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TREASURIES-U.S. yields rise with European debt after upbeat Draghi comments

(Adds Yellen, Harker comments, auction result; updates prices)

* ECB's Draghi takes upbeat view on economy

* Yellen says appropriate to rates rates gradually

* Five-year, 30-year yield curve flattest since 2007

* Treasury sells $34 bln in five-year notes

NEW YORK, June 27 (Reuters) - U.S. Treasury yields rose on Tuesday in sympathy with European government debt weakness after European Central Bank President Mario Draghi fueled expectations that the ECB is closer to announcing a reduction of stimulus. Draghi indicated that the central bank might tweak its stimulus so that it does not become more accommodative as the economy recovers. He surprised the market with that upbeat stance, said Tom di Galoma, a managing director at Seaport Global in New York. The European government bond market didnt take it very well. Treasury yields rose in line with European bonds.

Benchmark 10-year notes dropped 18/32 in price

to yield 2.20 percent, up from 2.14 percent late on Monday. The Treasury yield curve between five-year notes and 30-year

bonds steepened after earlier falling to 92.70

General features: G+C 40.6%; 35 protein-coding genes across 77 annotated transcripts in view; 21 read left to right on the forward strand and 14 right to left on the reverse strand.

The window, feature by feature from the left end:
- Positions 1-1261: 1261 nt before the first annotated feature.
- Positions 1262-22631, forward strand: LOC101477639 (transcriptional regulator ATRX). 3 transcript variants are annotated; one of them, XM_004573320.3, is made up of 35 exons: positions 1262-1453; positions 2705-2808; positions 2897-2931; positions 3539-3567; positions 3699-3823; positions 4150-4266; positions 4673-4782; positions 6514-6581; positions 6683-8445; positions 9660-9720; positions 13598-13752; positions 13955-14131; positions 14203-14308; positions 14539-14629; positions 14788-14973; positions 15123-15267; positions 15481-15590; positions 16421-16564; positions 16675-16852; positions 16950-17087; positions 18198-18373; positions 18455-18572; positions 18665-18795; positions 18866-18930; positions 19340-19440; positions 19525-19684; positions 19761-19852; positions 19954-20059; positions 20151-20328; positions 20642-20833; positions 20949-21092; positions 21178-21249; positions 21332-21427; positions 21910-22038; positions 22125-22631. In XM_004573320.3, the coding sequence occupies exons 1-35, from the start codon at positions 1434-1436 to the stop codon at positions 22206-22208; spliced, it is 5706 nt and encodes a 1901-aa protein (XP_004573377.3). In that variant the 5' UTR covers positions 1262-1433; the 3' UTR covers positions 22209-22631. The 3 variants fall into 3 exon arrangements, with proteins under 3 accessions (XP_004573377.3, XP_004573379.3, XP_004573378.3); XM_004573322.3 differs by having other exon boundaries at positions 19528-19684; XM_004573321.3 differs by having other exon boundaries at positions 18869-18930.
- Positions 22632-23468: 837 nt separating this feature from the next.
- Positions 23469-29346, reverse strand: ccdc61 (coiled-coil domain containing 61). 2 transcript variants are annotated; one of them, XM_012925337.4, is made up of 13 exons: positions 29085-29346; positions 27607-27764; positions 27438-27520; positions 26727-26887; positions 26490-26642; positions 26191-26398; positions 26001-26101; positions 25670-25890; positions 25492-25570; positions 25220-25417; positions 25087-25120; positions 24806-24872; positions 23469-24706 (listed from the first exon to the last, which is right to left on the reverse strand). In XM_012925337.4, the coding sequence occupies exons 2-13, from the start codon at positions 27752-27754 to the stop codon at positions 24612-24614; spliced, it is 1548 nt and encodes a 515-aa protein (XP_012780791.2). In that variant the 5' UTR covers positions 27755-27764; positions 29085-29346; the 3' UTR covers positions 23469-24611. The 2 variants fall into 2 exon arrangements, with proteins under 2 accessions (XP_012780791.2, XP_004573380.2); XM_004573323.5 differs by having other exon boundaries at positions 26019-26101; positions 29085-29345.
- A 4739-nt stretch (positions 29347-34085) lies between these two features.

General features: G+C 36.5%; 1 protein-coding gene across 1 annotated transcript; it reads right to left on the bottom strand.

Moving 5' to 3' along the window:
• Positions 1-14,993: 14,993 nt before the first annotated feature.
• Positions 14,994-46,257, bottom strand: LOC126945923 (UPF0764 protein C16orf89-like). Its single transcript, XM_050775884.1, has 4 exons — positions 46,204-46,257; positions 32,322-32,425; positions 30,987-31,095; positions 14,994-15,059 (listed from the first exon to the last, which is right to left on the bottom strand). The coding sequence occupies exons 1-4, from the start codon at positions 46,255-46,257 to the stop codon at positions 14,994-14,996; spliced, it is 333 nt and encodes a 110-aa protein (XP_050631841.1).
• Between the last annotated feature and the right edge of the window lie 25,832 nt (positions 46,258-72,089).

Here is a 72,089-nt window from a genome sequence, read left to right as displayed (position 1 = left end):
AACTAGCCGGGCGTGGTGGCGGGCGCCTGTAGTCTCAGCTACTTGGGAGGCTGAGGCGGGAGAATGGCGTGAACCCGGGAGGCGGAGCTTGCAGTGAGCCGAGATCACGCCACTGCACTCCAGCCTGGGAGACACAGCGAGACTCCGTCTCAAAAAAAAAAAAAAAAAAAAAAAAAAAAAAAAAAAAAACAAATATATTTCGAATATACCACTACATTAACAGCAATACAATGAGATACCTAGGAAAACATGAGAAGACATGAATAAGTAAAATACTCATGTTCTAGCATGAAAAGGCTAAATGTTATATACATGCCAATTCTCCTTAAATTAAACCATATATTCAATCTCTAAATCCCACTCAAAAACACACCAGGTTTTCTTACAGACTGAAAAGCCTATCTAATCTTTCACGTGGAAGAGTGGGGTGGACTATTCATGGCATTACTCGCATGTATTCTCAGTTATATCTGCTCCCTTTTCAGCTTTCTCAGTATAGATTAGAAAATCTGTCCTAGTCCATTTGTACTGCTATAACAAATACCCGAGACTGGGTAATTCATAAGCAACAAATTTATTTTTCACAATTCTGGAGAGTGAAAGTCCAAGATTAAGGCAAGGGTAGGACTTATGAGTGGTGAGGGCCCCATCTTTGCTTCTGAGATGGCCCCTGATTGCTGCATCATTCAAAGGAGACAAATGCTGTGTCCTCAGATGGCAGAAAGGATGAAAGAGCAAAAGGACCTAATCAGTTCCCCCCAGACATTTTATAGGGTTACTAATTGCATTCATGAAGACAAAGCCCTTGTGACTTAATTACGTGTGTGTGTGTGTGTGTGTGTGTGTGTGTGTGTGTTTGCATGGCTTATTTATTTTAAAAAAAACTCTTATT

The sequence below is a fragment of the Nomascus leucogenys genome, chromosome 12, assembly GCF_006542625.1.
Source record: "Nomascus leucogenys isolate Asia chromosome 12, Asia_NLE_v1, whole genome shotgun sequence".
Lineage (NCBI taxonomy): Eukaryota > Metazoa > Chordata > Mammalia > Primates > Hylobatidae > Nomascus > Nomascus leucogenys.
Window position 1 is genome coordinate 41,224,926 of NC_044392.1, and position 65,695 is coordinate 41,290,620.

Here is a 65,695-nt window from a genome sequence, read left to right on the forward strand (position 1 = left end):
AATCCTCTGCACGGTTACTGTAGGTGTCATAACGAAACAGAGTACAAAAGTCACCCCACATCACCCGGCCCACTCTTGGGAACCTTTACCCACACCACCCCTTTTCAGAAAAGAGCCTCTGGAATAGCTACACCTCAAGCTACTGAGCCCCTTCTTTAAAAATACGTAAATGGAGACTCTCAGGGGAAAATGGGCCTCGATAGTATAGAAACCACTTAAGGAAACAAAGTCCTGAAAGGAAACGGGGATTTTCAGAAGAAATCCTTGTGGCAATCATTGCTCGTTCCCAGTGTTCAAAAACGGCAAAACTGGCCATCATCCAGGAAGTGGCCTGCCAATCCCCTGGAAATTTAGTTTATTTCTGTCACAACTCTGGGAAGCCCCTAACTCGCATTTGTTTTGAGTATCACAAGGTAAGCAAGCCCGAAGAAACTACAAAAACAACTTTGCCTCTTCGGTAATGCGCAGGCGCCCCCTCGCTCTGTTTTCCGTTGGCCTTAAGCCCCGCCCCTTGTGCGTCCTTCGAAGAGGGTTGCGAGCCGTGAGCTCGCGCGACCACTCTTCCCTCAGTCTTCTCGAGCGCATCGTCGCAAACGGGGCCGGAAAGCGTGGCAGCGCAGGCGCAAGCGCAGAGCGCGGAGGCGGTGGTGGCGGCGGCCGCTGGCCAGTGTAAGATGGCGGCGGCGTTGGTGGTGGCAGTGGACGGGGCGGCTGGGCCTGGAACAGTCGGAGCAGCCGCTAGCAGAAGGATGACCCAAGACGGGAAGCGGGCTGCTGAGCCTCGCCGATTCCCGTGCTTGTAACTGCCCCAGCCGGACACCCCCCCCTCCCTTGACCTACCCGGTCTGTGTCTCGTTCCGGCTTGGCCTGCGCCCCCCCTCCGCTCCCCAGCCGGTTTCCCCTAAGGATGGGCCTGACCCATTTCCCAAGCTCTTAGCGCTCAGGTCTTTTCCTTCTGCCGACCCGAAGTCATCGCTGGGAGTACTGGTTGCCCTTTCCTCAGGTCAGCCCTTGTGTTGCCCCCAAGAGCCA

basis points, the flattest level since late 2007. The difference between yields on two-year and 10-year notes also got as low as 76.80 basis points, its lowest level since Sept. 2. The yield curve has flattened in the past month as Federal Reserve officials including New York Fed President William Dudley indicated that further monetary policy tightening was likely. That has led short- and intermediate-dated debt, which is more sensitive to interest rate changes, to underperform while concerns about tepid growth and falling inflation have supported long bonds. Longer-dated debt has also rallied as investors reach for higher yields. Funds are really defensive and believe that yields could really ratchet lower, and theyre putting money into duration, said di Galoma. Fed Chair Janet Yellen said on Tuesday that it is appropriate to gradually raise rates and noted that the U.S. central bank is carefully watching inflation expectations.

The Fed may have to rethink its interest rate hike plans if inflation continues to wane, Philadelphia Fed President Patrick Harker said. The Treasury Department sold $34 billion in five-year notes to the weakest demand in four months on Tuesday. The ratio of

bids to the amount of five-year notes offered came

in at 2.33, the lowest since February. The notes sold at a high yield of 1.828 percent, just above where it traded before the auction. The government will sell $28 billion in seven-year notes on Wednesday, the final sale of $88 billion in sales of new coupon-bearing supply this week. The government sold $26 billion in two-year notes to strong demand on Monday.

(Editing by Chizu Nomiyama)

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